The game encourages you to make it big and international, but it also encourages you to zoom in and do loving, breath-taking research about cities, civil societies and criminal groups in foreign lands. It’s a game that wants you to add a Living Planet Guide to your gaming collection as a sourcebook (Kenneth Hite used the Western Europe and Eastern Europe guides, I use the Scandinavia guide). It makes me want to travel, I tell you.

And this vital, exciting campaign world appeals to my players. We are Gamers of KL, a multi-ethnic and multi-national bunch. One of my players is Canadian. Many of our group have been to Europe, the USA, and various Asian countries. We welcome the chance to broaden our minds about the world, and to dream big action-packed dreams about it.

And I think you will, too.

- the Director
Sessions: 6
Countries visited: 7
Covers blown: 7
Heat: 2
Highest Heat level: 4
Infiltrations: 6
Foot chases: 3
Car chases: 0
Fights: 4
Shots fired: 8
Vampires destroyed: 1
Conspyramid Nodes discovered: 4
Conspyramid Nodes destroyed: 0
XP awarded: 12

- the Director
Something I wanted to point out to my players, based on a discussion with Ivan:

Don't feel obligated to spend all your Cover and Network points right away on covers and contacts that you think up for your character. Not yet.

You can assume you have lots of irrelevant covers too, just for flavour. You only need to spend points on the ones that have to pass a security screening, during the actual session.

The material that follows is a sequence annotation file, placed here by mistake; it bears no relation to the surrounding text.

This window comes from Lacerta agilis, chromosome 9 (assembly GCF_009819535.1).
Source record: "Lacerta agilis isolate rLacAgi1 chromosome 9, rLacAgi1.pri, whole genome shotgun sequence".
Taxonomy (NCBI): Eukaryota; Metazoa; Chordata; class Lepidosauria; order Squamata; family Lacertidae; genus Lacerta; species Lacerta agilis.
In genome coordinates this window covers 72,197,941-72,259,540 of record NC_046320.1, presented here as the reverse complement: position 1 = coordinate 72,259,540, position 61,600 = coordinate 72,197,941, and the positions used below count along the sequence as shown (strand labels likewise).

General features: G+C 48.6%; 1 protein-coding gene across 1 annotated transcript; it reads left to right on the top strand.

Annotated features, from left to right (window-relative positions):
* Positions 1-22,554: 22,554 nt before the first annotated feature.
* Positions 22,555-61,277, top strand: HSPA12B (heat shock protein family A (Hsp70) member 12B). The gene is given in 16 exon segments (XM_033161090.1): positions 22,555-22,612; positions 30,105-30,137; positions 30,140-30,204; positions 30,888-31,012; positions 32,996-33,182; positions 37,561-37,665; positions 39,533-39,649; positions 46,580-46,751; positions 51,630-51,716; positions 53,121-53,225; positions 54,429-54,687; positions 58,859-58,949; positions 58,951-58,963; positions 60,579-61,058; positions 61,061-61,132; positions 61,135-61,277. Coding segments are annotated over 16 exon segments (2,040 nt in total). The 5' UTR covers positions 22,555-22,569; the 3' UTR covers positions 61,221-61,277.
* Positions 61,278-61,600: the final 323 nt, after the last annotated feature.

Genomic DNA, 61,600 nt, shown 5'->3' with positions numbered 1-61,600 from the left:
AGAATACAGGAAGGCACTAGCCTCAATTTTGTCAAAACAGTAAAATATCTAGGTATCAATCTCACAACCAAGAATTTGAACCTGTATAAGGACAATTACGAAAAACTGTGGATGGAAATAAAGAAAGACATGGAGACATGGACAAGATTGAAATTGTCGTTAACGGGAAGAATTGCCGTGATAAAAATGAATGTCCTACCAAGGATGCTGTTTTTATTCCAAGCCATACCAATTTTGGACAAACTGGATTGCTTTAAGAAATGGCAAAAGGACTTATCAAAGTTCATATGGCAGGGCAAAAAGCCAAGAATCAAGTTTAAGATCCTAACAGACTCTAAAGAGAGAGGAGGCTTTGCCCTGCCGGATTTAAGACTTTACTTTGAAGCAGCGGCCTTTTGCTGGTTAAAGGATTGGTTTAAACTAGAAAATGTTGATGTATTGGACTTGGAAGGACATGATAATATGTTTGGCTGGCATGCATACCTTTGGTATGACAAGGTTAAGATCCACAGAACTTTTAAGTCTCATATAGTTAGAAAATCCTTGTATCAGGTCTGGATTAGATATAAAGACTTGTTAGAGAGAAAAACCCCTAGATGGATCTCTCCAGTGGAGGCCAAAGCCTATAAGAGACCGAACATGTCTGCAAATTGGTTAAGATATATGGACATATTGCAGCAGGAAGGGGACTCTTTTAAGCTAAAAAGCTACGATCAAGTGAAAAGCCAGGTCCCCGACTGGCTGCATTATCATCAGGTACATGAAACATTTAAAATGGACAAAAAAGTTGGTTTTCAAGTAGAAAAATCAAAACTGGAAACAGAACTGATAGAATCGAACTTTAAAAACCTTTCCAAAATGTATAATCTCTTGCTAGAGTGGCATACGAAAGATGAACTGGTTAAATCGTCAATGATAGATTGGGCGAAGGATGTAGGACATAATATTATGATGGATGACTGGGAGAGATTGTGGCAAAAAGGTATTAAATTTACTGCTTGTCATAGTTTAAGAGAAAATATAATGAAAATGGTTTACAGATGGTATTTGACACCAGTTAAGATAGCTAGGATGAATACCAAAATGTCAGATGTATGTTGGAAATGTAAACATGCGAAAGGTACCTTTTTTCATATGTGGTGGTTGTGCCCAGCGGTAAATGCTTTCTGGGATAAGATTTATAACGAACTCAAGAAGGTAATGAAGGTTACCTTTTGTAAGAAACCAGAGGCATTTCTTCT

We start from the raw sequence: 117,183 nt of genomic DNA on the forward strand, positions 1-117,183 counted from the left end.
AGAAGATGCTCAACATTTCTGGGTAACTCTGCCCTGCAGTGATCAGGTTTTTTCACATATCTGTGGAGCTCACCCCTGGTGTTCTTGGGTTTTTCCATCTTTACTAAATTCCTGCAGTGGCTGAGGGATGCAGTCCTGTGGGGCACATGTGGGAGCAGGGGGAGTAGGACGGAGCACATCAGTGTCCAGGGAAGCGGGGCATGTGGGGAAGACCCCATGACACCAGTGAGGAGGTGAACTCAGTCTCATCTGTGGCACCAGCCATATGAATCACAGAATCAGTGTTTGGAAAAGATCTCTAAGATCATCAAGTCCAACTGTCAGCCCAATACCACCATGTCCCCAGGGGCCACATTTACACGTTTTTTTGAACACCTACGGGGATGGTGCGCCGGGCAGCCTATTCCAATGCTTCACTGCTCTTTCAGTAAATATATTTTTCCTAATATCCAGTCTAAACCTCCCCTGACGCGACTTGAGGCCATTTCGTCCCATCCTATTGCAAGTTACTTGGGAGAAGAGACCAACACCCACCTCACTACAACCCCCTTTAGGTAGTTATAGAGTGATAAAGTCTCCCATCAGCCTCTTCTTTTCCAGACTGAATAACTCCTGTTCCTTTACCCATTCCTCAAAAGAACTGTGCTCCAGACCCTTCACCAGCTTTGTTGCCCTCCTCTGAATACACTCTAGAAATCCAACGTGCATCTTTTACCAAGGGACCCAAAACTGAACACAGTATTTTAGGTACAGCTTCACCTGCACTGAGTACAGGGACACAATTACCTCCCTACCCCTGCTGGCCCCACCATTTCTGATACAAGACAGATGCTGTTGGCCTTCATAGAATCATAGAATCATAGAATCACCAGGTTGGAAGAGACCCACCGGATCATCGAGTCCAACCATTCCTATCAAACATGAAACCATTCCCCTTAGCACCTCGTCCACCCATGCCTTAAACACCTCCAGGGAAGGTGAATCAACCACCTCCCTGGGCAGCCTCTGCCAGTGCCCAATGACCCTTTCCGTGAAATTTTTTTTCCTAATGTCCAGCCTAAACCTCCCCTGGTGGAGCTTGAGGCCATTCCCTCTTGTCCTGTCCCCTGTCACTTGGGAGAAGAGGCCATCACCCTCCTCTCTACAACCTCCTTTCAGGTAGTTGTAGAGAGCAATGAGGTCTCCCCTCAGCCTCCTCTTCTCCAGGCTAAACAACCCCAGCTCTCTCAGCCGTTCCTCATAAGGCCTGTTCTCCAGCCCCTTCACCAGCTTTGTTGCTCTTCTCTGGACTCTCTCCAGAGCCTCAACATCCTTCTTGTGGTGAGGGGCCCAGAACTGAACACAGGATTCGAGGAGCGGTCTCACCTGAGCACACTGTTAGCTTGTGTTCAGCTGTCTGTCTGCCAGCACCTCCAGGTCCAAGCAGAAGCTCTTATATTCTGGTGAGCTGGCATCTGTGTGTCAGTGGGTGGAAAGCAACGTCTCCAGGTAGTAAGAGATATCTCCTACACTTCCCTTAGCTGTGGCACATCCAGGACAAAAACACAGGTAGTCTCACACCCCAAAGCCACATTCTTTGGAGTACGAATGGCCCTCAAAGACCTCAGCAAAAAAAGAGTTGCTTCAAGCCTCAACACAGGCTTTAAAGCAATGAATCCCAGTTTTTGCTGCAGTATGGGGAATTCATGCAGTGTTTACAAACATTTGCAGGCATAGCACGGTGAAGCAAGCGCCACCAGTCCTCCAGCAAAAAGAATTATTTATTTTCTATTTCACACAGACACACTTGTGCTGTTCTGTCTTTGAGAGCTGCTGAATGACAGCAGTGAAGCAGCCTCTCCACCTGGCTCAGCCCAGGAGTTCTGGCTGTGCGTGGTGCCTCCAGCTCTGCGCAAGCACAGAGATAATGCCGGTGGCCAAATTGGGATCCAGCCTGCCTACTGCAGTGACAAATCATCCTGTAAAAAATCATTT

Same goes for Network contacts. You might have lots of irrelevant idiots you know all over the place. Just spend points on the ones who will actually end up being useful for operations.

If you've created cover identities and network contacts already, you can take back the points from them first. They only come into play once you actually draw upon them to use against the enemy. That's when the number of points on them becomes an issue. Don't worry, I'm flexible when it comes to this kind of thing.

- the Director
Sessions: 5
Countries visited: 6
Covers blown: 5
Heat: 3
Highest Heat level: 4
Infiltrations: 6
Foot chases: 3
Car chases: 0
Fights: 3
Shots fired: 0
Vampires destroyed: 0
Conspyramid Nodes discovered: 4
Conspyramid Nodes destroyed: 0

- the Director
Today I learned to edit vector silhouettes. Whee! I like these temporary portraits so much that I may keep them in place even after I source some proper portraits for our Agents and other Persons of Interest.

A couple of session reports, and we'll be ready for launch. I feel excited.

- the Director
Welcome to our game! Enter freely and of your own will, and leave some of the happiness you bring.

This site will feature updates on both the in-game action and the behind-the-scenes work that creates our Night's Black Agents campaign.

- the Director